CRP100 - Clinic Trial Regulations

Outline info
Last revision date 2018-07-20 11:46:48.013
Last review date 2018-07-20 11:47:03.192

Subject Title
Clinic Trial Regulations

Subject Description
This couse provides an overview of the regulatory framework for the conduct of clinical trials. Topics include the role of regulatory agencies in the approval of new drugs/devices, relevant clinical trial regulations, the clinical trial application process and an evaluation of global healthcare systems as a factor in the conduct of clinical trials.

Credit Status
One credit toward the Clinical Research Certificate Program

Learning Outcomes
Upon successful completion of this subject the student will be able to:

1. Examine the organization of regulatory agencies and their role in the approval of new medications, medical devices

2. Demonstrate a general understanding of regulations and guidelines required to conduct clinical trials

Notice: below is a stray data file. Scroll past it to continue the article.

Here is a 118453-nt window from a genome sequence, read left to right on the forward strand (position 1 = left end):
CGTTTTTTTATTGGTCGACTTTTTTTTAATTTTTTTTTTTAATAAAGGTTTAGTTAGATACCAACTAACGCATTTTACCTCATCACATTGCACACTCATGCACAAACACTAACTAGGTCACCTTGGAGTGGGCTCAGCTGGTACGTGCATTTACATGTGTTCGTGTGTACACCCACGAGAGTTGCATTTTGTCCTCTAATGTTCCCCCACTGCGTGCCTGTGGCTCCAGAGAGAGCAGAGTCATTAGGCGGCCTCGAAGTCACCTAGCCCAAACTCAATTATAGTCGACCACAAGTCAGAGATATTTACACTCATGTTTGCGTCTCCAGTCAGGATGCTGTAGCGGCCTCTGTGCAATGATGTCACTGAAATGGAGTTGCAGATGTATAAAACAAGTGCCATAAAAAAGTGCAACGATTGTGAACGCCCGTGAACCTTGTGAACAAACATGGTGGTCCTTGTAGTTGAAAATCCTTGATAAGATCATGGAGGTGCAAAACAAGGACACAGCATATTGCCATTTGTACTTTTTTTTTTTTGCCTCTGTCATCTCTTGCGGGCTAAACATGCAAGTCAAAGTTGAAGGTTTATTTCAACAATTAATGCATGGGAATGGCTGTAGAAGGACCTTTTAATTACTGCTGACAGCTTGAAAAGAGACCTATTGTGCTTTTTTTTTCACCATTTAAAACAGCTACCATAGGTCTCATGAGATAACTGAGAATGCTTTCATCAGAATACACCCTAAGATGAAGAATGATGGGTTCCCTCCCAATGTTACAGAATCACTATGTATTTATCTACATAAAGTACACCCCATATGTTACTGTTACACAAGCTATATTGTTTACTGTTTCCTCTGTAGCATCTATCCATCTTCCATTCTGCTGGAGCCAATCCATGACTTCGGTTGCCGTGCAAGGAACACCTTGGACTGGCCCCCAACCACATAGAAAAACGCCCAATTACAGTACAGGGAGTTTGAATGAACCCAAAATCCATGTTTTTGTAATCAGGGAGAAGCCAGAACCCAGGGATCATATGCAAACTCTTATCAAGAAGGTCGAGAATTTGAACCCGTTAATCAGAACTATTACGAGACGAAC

3. Describe the clinical trials application process

4. Demonstrate an understanding of Health Canada requirements for clinical trials

Cheating and Plagiarism
Each student should be aware of the College's policy regarding Cheating and Plagiarism. Seneca's Academic Policy will be strictly enforced.

To support academic honesty at Seneca College, all work submitted by students may be reviewed for authenticity and originality, utilizing software tools and third party services. Please visit the Academic Honesty site on for further information regarding cheating and plagiarism policies and procedures.

All students and employees have the right to study and work in an environment that is free from discrimination and/or harassment. Language or activities that defeat this objective violate the College Policy on Discrimination/Harassment and shall not be tolerated. Information and assistance are available from the Student Conduct Office at

Accommodation for Students with Disabilities
The College will provide reasonable accommodation to students with disabilities in order to promote academic success. If you require accommodation, contact the Counselling and Disabilities Services Office at ext. 22900 to initiate the process for documenting, assessing and implementing your individual accommodation needs.


Topic Outline
Unit 1  Introduction to Canadian Health Care System. Health Care System in USA, EU and Japan